Ecorobotix: simplifying farmers’ lives with smart, solar-powered robots
Ecorobotix is a Swiss startup operating in precision agriculture. Based in Yverdon (Canton of Vaud), the company has developed a weed-killing robot powered by solar energy.
The company, which is testing several prototypes, plans to launch its first product on the market next year. Ecorobotix, which employs 35 people, is therefore preparing for an essential step in 2021, despite the difficult economic context. Three questions to its founder and CEO, Aurélien Demaurex.
Aurélien Demaurex: It has been indeed really busy months from our side. We passed an important milestone during the summer 2019 with the validation of our deep learning recognition algorithms. This ability to recognize and to act with high precision is truly the core of ecoRobotix technology. Since then, and based on this key technology, we have developed AVO, our autonomous weeding robot and a brand new product that will be officially presented by the end of the year. It wasn’t easy too, as we are highly depend on seasons and weather conditions to conduct tests and demos. If you add the COVID constraint on top of this, it makes the exercise even more complicated. But retrospectively, thanks to a great team work, we overpassed these difficulties and achieved our ambitious objectives. I am really proud of my team’s work and thankful for the dedication of each of my colleagues.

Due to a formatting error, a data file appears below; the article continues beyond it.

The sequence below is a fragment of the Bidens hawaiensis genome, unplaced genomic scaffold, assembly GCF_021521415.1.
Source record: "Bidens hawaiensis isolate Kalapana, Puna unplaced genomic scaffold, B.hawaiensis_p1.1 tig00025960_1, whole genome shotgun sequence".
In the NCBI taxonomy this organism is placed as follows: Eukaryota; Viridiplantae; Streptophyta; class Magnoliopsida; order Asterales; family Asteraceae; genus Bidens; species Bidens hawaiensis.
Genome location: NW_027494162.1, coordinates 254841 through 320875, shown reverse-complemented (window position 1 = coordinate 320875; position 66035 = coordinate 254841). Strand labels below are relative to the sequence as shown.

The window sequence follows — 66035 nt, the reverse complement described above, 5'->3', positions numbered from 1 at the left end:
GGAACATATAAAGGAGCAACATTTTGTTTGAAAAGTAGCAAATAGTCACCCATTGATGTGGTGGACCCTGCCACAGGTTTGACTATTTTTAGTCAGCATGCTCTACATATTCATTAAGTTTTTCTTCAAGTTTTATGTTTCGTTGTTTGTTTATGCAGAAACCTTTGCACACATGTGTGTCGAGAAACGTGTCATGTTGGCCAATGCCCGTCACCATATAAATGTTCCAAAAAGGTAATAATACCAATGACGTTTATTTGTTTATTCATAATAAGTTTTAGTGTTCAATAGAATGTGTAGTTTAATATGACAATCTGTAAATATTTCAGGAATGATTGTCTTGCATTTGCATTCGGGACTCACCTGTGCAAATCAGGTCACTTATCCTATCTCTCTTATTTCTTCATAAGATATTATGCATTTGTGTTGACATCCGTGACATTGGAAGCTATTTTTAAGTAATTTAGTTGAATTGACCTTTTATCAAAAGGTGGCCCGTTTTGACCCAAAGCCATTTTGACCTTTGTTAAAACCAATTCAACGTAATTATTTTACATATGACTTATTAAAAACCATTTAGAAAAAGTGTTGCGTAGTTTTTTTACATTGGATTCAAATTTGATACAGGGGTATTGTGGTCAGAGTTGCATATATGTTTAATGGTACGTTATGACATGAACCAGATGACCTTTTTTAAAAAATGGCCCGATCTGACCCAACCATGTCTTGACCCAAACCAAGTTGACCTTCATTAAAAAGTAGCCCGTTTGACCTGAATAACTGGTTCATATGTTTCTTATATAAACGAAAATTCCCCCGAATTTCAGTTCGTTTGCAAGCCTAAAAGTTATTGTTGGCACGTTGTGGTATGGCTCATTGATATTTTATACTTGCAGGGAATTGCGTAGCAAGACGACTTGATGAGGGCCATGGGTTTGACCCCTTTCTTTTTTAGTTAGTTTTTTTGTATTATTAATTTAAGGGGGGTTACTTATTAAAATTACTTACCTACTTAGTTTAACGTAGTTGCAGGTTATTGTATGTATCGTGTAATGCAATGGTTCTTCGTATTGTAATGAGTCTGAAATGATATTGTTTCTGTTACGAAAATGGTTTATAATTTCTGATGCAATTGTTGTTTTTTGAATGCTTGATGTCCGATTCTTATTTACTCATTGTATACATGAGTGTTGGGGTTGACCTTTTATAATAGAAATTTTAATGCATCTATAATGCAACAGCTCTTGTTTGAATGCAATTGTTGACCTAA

Competition is strong in the area, with the arrival of GAFA, like Google… What is the competitive advantage of Ecorobotix?
A.D : Generally speaking, having competition is a good sign, confirming there is a market. On top of this, having such large groups interested by agriculture is really great. It highlights the importance of the sector and boosts the whole industry. Hopefully, it not the kind of market where the winner takes it all, like Facebook or Airbnb. Farming machines industry is closer to the automobile market where you have quite a large number of competitors -of different size- “sharing” this market.
What we are developing takes a lot of time as we work with nature and seasons. You can’t just pull plants to make them grow faster. And I can understand that it can be seen as a weakness compared to other industries. On the other hand, it is a great entry-barrier, as you can’t catch-up by just adding a lot of resources. Building plants databases to train algorithms takes time, testing in fields with real plants takes time, etc. We were among the first working on these technologies, and we still invest a lot of our resources to keep this leadership.
We are currently closing this Series B round, but we are of course still interested to welcome one or two new investors in a potential second closing. My CFO colleague Frank will be more than happy to discuss with them: frank.starrman (@) ecorobotix.com
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